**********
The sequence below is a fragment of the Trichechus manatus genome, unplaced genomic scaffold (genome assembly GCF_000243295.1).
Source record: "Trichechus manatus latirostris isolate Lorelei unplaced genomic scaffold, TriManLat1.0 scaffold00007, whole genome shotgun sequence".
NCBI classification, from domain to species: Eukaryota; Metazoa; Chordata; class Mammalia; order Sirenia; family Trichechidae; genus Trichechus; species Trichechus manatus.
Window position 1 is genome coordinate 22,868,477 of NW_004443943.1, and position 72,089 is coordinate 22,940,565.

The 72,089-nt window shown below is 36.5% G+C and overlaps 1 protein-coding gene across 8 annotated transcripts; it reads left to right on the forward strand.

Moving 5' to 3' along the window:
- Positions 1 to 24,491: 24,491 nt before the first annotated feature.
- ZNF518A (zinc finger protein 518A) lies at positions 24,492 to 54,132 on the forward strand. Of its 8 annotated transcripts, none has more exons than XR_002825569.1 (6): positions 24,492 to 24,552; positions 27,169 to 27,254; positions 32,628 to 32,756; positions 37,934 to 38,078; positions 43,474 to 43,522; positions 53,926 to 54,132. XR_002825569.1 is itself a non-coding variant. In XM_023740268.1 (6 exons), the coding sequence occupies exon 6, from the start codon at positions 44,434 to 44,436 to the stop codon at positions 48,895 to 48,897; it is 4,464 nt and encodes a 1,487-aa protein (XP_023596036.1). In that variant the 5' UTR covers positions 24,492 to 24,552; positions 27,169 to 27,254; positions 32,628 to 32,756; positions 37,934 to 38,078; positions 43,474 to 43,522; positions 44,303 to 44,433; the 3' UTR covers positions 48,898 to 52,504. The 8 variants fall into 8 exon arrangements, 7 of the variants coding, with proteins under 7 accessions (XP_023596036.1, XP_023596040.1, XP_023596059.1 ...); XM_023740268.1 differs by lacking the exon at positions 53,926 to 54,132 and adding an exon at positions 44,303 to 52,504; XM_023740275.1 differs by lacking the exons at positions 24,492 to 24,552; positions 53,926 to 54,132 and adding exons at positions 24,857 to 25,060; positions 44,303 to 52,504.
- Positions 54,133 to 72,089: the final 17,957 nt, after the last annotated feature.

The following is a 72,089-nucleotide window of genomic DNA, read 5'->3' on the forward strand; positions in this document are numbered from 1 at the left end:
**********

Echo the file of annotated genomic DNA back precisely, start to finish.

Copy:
The sequence below is a fragment of the Trichechus manatus genome, unplaced genomic scaffold (genome assembly GCF_000243295.1).
Source record: "Trichechus manatus latirostris isolate Lorelei unplaced genomic scaffold, TriManLat1.0 scaffold00007, whole genome shotgun sequence".
NCBI classification, from domain to species: Eukaryota; Metazoa; Chordata; class Mammalia; order Sirenia; family Trichechidae; genus Trichechus; species Trichechus manatus.
Window position 1 is genome coordinate 22,868,477 of NW_004443943.1, and position 72,089 is coordinate 22,940,565.

The 72,089-nt window shown below is 36.5% G+C and overlaps 1 protein-coding gene across 8 annotated transcripts; it reads left to right on the forward strand.

Moving 5' to 3' along the window:
- Positions 1 to 24,491: 24,491 nt before the first annotated feature.
- ZNF518A (zinc finger protein 518A) lies at positions 24,492 to 54,132 on the forward strand. Of its 8 annotated transcripts, none has more exons than XR_002825569.1 (6): positions 24,492 to 24,552; positions 27,169 to 27,254; positions 32,628 to 32,756; positions 37,934 to 38,078; positions 43,474 to 43,522; positions 53,926 to 54,132. XR_002825569.1 is itself a non-coding variant. In XM_023740268.1 (6 exons), the coding sequence occupies exon 6, from the start codon at positions 44,434 to 44,436 to the stop codon at positions 48,895 to 48,897; it is 4,464 nt and encodes a 1,487-aa protein (XP_023596036.1). In that variant the 5' UTR covers positions 24,492 to 24,552; positions 27,169 to 27,254; positions 32,628 to 32,756; positions 37,934 to 38,078; positions 43,474 to 43,522; positions 44,303 to 44,433; the 3' UTR covers positions 48,898 to 52,504. The 8 variants fall into 8 exon arrangements, 7 of the variants coding, with proteins under 7 accessions (XP_023596036.1, XP_023596040.1, XP_023596059.1 ...); XM_023740268.1 differs by lacking the exon at positions 53,926 to 54,132 and adding an exon at positions 44,303 to 52,504; XM_023740275.1 differs by lacking the exons at positions 24,492 to 24,552; positions 53,926 to 54,132 and adding exons at positions 24,857 to 25,060; positions 44,303 to 52,504.
- Positions 54,133 to 72,089: the final 17,957 nt, after the last annotated feature.

The following is a 72,089-nucleotide window of genomic DNA, read 5'->3' on the forward strand; positions in this document are numbered from 1 at the left end: